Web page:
“We hope that the government in Baghdad does not approve any final text before we have seen it,” he said. New language added to the draft in recent months “would infringe the constitutional rights of the region.”
Kurdistan says Iraq’s constitution devolves to the regional government any powers not specifically allocated to Baghdad -- notably the ability to control development of new oilfields by signing contracts with foreign companies.
Although Mr. Maliki’s government probably could muster the votes in parliament to pass the law without the Kurdish party’s approval, the KRG could simply refuse to implement legislation that it considered unconstitutional.
The apparent finalization of the law without having consulted the KRG may mean Mr. Maliki will push through the law over the Kurdish parties’ heads.
Alternatively, it may mean the leadership of the Kurdish parties instructed their Baghdad representatives to approve the law, but failed to tell officials in Irbil.
THE PRIVATIZATION OF IRAQ'S OIL RESERVES
By Cornelia Carrier
** One of the key 'benchmarks' the Iraqis are supposed to meet is agreement on a hydrocarbon law. Is it a coincidence that such an agreement is likely to benefit big multi-national oil companies? **
July 2, 2007
From time to time we read about the Iraqi oil law; but, with few exceptions, we hear only that the law will force the Kurds, Sunnis, and Shia to share oil revenues. Who else will be sharing in those revenues?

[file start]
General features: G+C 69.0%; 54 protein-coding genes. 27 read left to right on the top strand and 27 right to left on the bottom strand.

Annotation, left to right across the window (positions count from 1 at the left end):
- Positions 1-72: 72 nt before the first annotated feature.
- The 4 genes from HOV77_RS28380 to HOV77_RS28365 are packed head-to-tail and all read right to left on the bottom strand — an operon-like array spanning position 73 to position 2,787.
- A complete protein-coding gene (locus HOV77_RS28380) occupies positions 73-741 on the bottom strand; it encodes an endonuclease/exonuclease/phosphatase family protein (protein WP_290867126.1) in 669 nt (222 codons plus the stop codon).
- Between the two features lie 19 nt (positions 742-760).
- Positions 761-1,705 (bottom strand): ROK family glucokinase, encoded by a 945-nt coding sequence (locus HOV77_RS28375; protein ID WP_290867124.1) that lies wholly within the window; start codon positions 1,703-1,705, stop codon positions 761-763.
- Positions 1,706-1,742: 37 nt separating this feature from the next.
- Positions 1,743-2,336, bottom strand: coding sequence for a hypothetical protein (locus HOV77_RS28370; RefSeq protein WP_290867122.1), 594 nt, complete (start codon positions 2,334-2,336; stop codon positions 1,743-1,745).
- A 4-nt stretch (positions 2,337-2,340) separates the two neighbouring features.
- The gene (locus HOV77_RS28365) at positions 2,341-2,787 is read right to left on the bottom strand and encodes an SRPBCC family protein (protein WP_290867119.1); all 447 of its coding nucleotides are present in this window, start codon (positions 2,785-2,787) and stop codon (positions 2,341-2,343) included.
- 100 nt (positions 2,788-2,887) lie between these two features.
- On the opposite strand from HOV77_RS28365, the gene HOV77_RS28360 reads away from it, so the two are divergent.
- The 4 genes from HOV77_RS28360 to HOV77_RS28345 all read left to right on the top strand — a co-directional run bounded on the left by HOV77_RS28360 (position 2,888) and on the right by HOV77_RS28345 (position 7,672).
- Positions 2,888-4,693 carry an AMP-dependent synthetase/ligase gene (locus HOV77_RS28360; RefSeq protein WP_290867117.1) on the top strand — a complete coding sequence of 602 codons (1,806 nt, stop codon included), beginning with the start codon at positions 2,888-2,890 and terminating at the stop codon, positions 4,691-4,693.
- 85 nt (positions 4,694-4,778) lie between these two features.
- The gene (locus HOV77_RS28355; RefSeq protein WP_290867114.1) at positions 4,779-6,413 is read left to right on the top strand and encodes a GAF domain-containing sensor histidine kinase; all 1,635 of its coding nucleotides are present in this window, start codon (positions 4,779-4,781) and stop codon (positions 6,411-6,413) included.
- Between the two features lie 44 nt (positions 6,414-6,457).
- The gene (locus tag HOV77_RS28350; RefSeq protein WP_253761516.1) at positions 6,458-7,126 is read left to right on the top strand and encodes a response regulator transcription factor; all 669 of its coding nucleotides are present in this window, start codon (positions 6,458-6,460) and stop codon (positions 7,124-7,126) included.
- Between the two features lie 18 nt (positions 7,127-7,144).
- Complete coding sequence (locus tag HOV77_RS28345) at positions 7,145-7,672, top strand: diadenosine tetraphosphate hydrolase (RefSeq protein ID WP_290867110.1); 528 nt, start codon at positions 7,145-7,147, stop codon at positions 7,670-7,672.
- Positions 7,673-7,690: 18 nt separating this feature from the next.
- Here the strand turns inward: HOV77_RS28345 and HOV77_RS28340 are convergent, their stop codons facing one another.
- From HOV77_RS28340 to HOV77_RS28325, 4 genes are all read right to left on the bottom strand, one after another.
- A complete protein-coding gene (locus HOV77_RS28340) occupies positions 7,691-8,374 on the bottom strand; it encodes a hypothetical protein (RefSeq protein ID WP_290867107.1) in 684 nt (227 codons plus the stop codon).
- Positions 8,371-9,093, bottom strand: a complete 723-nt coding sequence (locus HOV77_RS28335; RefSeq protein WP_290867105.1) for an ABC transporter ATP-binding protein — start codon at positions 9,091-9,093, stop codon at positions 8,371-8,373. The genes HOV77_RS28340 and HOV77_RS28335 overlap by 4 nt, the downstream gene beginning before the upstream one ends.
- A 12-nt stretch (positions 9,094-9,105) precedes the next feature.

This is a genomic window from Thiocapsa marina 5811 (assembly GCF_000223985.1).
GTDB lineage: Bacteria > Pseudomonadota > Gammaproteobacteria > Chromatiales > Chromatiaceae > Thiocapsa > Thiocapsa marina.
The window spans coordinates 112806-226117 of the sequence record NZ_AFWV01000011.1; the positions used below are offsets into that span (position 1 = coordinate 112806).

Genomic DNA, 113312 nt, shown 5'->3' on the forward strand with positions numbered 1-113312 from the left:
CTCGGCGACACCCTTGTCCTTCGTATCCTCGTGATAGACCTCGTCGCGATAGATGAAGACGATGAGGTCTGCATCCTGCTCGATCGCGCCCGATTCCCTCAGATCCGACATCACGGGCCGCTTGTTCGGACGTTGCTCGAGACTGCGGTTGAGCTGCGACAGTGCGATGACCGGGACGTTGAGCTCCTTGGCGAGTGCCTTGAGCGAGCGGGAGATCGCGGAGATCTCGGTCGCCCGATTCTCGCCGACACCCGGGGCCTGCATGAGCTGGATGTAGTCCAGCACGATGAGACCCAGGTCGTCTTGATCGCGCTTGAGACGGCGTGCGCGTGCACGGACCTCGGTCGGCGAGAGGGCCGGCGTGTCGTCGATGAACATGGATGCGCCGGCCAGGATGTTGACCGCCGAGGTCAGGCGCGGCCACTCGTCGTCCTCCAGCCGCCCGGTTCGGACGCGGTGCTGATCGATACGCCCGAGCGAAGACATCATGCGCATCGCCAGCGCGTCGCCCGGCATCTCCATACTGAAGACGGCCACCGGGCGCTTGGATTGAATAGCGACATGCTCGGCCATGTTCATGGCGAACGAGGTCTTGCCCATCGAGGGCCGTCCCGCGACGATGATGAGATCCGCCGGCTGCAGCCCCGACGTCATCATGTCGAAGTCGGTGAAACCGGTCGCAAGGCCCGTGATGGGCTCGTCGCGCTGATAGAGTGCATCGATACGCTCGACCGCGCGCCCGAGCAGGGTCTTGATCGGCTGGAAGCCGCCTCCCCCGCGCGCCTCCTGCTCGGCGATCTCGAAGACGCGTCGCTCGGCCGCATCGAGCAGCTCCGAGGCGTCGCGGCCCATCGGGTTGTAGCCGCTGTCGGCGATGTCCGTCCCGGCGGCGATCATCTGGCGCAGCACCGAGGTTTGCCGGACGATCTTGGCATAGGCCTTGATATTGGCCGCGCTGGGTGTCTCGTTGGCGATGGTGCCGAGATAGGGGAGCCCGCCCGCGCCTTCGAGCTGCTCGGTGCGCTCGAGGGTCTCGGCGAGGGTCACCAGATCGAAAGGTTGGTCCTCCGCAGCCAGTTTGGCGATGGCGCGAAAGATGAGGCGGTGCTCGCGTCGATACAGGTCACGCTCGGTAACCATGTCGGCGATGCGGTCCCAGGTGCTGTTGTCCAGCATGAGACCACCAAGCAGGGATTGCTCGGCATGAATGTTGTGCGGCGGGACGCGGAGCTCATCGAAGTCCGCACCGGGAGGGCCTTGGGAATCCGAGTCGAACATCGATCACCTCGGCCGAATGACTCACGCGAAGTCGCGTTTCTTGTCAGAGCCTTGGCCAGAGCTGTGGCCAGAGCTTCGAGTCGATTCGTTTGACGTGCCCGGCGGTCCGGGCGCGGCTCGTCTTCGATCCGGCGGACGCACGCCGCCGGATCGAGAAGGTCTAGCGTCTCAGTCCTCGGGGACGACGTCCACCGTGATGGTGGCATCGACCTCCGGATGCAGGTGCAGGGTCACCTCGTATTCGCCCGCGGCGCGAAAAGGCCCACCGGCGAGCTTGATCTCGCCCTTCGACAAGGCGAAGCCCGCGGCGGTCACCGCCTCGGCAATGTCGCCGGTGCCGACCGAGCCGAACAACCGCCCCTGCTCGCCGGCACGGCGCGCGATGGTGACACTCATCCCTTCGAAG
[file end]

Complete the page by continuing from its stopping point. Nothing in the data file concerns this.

On May 23, 2007, Congressman Dennis Kucinich (D-Ohio), on a point of personal privilege, got an hour to talk about the Iraqi “hydrocarbon” law, which he sees as a White House effort to privatize the oil of Iraq. “This administration has led Congress into thinking that this bill is about fair distribution of oil revenues. In fact . . . except for three scant lines, the entire 33-page hydrocarbon law creates a structure to facilitate the privatization of Iraq oil,” Kucinich said.
In his hour, Kucinich referred to the few articles I have seen about the underlying aspects of this law. As far as I know his speech got little or no coverage, but it is well worth reading.
Here are a few excerpts from the main stories I have found on the subject.
In the March 13, 2007, edition of the New York Times, Antonia Juhasz, an analyst with the watchdog group Oil Change International, wrote an article entitled “Whose Oil is it, Anyway?” In it she said, “The Iraqi hydrocarbon law would take the majority of Iraqi oil out of the exclusive hands of the Iraqi government and open it to international oil companies for a generation or more. . . . The Administration has highlighted the law’s revenue sharing plan, but the benefits . . . are radically undercut by the law’s many other provisions -- these allow much (if not most) of Iraq’s oil revenues to flow out of the country and into the pockets of international oil companies. The Iraqi National Oil Company would have exclusive control of just 17 of Iraq’s 80 known oil fields, leaving two-thirds of known -- and all of its as yet undiscovered -- fields open to foreign control.”
She goes on to write about how the hydrocarbon law contains the “most corporate-friendly contracts in the world, including what are know as production sharing agreements . . . which are used for only approximately 12 percent of the world’s oil.”